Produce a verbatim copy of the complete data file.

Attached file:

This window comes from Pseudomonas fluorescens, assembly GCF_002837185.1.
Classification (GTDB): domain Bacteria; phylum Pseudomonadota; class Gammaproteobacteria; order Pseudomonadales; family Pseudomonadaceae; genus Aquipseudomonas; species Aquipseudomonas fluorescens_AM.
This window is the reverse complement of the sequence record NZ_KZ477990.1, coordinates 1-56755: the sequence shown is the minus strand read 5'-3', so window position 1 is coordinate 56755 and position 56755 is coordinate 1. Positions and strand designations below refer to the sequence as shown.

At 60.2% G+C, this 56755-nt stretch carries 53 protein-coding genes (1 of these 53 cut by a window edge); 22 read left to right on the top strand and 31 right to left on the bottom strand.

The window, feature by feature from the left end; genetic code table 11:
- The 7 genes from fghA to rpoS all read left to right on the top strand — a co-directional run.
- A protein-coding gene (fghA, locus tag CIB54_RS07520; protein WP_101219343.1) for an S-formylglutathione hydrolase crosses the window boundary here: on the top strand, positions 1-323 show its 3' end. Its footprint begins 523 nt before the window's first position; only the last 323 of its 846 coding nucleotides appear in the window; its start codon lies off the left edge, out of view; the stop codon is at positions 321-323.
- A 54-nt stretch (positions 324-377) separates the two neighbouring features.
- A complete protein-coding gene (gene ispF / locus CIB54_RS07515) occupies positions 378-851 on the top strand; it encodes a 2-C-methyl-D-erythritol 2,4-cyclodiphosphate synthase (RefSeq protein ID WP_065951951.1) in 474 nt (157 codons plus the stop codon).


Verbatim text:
This window comes from Pseudomonas fluorescens, assembly GCF_002837185.1.
Classification (GTDB): domain Bacteria; phylum Pseudomonadota; class Gammaproteobacteria; order Pseudomonadales; family Pseudomonadaceae; genus Aquipseudomonas; species Aquipseudomonas fluorescens_AM.
This window is the reverse complement of the sequence record NZ_KZ477990.1, coordinates 1-56755: the sequence shown is the minus strand read 5'-3', so window position 1 is coordinate 56755 and position 56755 is coordinate 1. Positions and strand designations below refer to the sequence as shown.

At 60.2% G+C, this 56755-nt stretch carries 53 protein-coding genes (1 of these 53 cut by a window edge); 22 read left to right on the top strand and 31 right to left on the bottom strand.

The window, feature by feature from the left end; genetic code table 11:
- The 7 genes from fghA to rpoS all read left to right on the top strand — a co-directional run.
- A protein-coding gene (fghA, locus tag CIB54_RS07520; protein WP_101219343.1) for an S-formylglutathione hydrolase crosses the window boundary here: on the top strand, positions 1-323 show its 3' end. Its footprint begins 523 nt before the window's first position; only the last 323 of its 846 coding nucleotides appear in the window; its start codon lies off the left edge, out of view; the stop codon is at positions 321-323.
- A 54-nt stretch (positions 324-377) separates the two neighbouring features.
- A complete protein-coding gene (gene ispF / locus CIB54_RS07515) occupies positions 378-851 on the top strand; it encodes a 2-C-methyl-D-erythritol 2,4-cyclodiphosphate synthase (RefSeq protein ID WP_065951951.1) in 474 nt (157 codons plus the stop codon).